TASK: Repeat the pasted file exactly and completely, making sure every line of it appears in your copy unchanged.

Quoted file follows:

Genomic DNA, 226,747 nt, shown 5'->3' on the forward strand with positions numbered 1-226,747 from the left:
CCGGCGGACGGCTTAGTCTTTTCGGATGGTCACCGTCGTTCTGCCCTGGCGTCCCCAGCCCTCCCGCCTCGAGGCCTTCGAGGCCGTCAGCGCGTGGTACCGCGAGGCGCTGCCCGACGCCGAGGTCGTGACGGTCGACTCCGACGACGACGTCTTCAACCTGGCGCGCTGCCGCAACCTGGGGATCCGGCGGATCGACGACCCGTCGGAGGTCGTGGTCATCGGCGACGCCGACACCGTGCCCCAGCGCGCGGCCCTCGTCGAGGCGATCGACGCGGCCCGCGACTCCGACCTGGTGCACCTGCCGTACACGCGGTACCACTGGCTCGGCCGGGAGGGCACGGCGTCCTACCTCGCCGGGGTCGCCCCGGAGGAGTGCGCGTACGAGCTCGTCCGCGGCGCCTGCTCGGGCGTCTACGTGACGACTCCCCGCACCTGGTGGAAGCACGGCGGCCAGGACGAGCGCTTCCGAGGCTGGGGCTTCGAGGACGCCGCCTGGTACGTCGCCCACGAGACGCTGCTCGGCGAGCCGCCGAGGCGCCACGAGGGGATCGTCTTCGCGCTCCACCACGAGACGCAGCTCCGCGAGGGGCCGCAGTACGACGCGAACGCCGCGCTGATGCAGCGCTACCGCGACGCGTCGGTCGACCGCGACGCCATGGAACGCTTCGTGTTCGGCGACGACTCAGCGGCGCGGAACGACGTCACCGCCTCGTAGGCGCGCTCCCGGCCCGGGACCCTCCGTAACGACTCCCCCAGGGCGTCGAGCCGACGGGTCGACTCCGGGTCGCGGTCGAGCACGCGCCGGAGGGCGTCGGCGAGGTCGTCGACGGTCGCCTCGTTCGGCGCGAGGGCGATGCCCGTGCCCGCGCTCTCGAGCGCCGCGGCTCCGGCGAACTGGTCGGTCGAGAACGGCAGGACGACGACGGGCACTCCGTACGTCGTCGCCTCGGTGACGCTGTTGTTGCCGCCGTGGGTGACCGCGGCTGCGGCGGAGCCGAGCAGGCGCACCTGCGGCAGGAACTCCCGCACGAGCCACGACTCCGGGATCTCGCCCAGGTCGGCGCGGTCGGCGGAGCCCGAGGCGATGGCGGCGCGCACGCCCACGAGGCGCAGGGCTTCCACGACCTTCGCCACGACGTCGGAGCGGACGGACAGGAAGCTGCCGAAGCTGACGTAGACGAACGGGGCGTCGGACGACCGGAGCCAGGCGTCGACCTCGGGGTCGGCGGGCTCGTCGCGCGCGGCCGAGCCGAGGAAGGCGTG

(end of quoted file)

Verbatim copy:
Genomic DNA, 226,747 nt, shown 5'->3' on the forward strand with positions numbered 1-226,747 from the left:
CCGGCGGACGGCTTAGTCTTTTCGGATGGTCACCGTCGTTCTGCCCTGGCGTCCCCAGCCCTCCCGCCTCGAGGCCTTCGAGGCCGTCAGCGCGTGGTACCGCGAGGCGCTGCCCGACGCCGAGGTCGTGACGGTCGACTCCGACGACGACGTCTTCAACCTGGCGCGCTGCCGCAACCTGGGGATCCGGCGGATCGACGACCCGTCGGAGGTCGTGGTCATCGGCGACGCCGACACCGTGCCCCAGCGCGCGGCCCTCGTCGAGGCGATCGACGCGGCCCGCGACTCCGACCTGGTGCACCTGCCGTACACGCGGTACCACTGGCTCGGCCGGGAGGGCACGGCGTCCTACCTCGCCGGGGTCGCCCCGGAGGAGTGCGCGTACGAGCTCGTCCGCGGCGCCTGCTCGGGCGTCTACGTGACGACTCCCCGCACCTGGTGGAAGCACGGCGGCCAGGACGAGCGCTTCCGAGGCTGGGGCTTCGAGGACGCCGCCTGGTACGTCGCCCACGAGACGCTGCTCGGCGAGCCGCCGAGGCGCCACGAGGGGATCGTCTTCGCGCTCCACCACGAGACGCAGCTCCGCGAGGGGCCGCAGTACGACGCGAACGCCGCGCTGATGCAGCGCTACCGCGACGCGTCGGTCGACCGCGACGCCATGGAACGCTTCGTGTTCGGCGACGACTCAGCGGCGCGGAACGACGTCACCGCCTCGTAGGCGCGCTCCCGGCCCGGGACCCTCCGTAACGACTCCCCCAGGGCGTCGAGCCGACGGGTCGACTCCGGGTCGCGGTCGAGCACGCGCCGGAGGGCGTCGGCGAGGTCGTCGACGGTCGCCTCGTTCGGCGCGAGGGCGATGCCCGTGCCCGCGCTCTCGAGCGCCGCGGCTCCGGCGAACTGGTCGGTCGAGAACGGCAGGACGACGACGGGCACTCCGTACGTCGTCGCCTCGGTGACGCTGTTGTTGCCGCCGTGGGTGACCGCGGCTGCGGCGGAGCCGAGCAGGCGCACCTGCGGCAGGAACTCCCGCACGAGCCACGACTCCGGGATCTCGCCCAGGTCGGCGCGGTCGGCGGAGCCCGAGGCGATGGCGGCGCGCACGCCCACGAGGCGCAGGGCTTCCACGACCTTCGCCACGACGTCGGAGCGGACGGACAGGAAGCTGCCGAAGCTGACGTAGACGAACGGGGCGTCGGACGACCGGAGCCAGGCGTCGACCTCGGGGTCGGCGGGCTCGTCGCGCGCGGCCGAGCCGAGGAAGGCGTG